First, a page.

Most furniture sold today, 'cept the really expensive or bespoke stuff, is shite. Don't buy *anything* made out of particle board... plywood is ok, but particle board is horrible stuff that should die, die, die and will disintegrate shortly ... sometimes within months.

(Oh, and besides, you get to show the wife that you're all manly with your finishing furniture out in your new garage! ;) )
posted by SpecialK at 9:22 AM on January 23, 2004 [1 favorite]


Hey Jason, where do you live?
posted by silusGROK at 10:49 AM on January 23, 2004


I will have to say West Elm is pretty damn cool. You'd at least impress a lot of people. The prices aren't too bad either.

Ok I hate to derail but I would really like to know what kind of style/furniture is shown in this Dolce & Gabanna showcase. Paticularly the far left one with the guy on the bed. Like the whole ad reeks of ultra-cool and European but I'd seriously redesign my abode with those furnishings if I could figure out what style they are, and where to buy.
posted by geoff. at 11:39 AM on January 23, 2004


You might also consider going to a local furniture/designer showroom that deals w/several manufacturers - check your phonebook and look for a place that has a good quantity of stock catalogs for you to browse through (which should *far* surpass what's on the showroom floor) and a knowledgeable design staff.

I went to one place (a Saxon Clark here in central FL), drew a dorky little picture of the type of coffee table I wanted, and the designer found several models for me to choose from - I got a damn fine solid wood piece with drawers and a glass top inset, and haggled the price (which included shipping) to something you'd never find in your "what's on the floor is all we have" furniture store. Getting a designer to help you find furniture does not need to be expensive.
posted by Sangre Azul at 11:54 AM on January 23, 2004


I just wanted to note this website that was forwarded to me: eco-furniture.com.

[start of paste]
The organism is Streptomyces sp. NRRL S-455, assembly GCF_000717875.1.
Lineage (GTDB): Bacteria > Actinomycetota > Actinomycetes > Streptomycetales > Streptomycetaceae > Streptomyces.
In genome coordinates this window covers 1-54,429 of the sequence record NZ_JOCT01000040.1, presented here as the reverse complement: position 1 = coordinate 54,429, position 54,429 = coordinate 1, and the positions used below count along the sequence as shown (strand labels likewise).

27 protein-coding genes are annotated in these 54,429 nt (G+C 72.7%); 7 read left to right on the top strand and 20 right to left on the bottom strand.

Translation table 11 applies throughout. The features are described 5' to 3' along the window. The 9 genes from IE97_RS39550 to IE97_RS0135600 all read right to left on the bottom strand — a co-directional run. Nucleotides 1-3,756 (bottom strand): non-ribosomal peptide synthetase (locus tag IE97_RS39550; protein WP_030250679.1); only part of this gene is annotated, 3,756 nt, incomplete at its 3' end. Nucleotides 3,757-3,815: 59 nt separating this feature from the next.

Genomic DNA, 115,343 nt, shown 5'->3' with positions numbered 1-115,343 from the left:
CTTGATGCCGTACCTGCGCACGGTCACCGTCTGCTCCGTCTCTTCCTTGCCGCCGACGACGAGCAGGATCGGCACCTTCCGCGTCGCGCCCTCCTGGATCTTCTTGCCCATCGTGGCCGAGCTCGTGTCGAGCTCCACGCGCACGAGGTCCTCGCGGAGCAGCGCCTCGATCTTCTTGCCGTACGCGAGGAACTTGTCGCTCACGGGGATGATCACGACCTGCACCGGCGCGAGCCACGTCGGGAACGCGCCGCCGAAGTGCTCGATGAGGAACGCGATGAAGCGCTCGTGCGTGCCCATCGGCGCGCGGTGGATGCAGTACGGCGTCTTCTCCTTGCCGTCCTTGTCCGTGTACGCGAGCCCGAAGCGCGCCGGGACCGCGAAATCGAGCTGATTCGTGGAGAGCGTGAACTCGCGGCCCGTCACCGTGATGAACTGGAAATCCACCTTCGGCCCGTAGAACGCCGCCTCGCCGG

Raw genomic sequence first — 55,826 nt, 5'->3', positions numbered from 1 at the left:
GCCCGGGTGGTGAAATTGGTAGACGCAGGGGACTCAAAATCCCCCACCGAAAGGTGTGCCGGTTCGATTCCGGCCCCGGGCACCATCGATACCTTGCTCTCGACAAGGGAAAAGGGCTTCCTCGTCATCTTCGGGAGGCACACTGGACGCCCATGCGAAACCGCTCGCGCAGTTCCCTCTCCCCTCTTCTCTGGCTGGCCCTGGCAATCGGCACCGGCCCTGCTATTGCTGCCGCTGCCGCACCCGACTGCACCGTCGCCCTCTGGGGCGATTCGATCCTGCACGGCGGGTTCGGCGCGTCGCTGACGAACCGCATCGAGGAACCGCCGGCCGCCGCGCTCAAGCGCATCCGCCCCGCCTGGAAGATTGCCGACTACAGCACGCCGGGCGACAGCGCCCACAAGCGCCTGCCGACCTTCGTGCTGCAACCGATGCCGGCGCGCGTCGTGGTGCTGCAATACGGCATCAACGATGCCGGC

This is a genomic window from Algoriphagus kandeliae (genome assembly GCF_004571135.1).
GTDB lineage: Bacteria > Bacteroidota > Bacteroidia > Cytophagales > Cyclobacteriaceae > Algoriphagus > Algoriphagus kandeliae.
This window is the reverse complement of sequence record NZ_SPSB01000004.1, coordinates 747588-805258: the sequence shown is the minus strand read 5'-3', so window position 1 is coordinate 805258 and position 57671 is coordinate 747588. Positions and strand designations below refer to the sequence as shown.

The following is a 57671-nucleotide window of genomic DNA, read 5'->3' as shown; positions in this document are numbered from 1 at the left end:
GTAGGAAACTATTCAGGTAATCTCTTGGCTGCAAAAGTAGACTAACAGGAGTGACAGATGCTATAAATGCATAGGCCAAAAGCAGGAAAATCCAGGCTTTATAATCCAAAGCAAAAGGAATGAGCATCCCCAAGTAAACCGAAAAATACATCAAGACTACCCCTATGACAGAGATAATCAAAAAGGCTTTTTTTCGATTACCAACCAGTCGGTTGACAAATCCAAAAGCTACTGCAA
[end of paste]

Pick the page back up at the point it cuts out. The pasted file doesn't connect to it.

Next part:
Thank you all for the tips ... you are all very kind! I am certainly going to follow up on all of them.
posted by jasonspaceman at 12:15 PM on January 23, 2004


Room and Board and Retrospect. Affiliated stores; R&B is a little more contemporary, while Retrospect is a little more traditional.
posted by warhol at 12:21 PM on January 23, 2004


I recommend a search for vintage modern furniture. You can take a trip to The City™ or poke around online. The quality is generally better than anything you can find today. Prices will vary. Go with what you like and take things slowly.

You'll find some surprisingly useful things at a Goodwill and other thrift stores which can make fine placeholders: i.e. need chair now but not happy with what I am finding and I can give this back when I tire of it. Or they may be all you need with some new upholstery.

Don't be afraid to mix styles/periods. A clean minimal look is often more about pacement than style. Keep your eyes open. My wife just found a set of 6 Thonet chairs for about the cost of one -- and two of the six are arm chairs. It was a lark -- she saw them while passing a "antique" shop in Sharpsburg, MD -- not a place known for its lean towards modernism.
posted by Dick Paris at 5:34 AM on January 24, 2004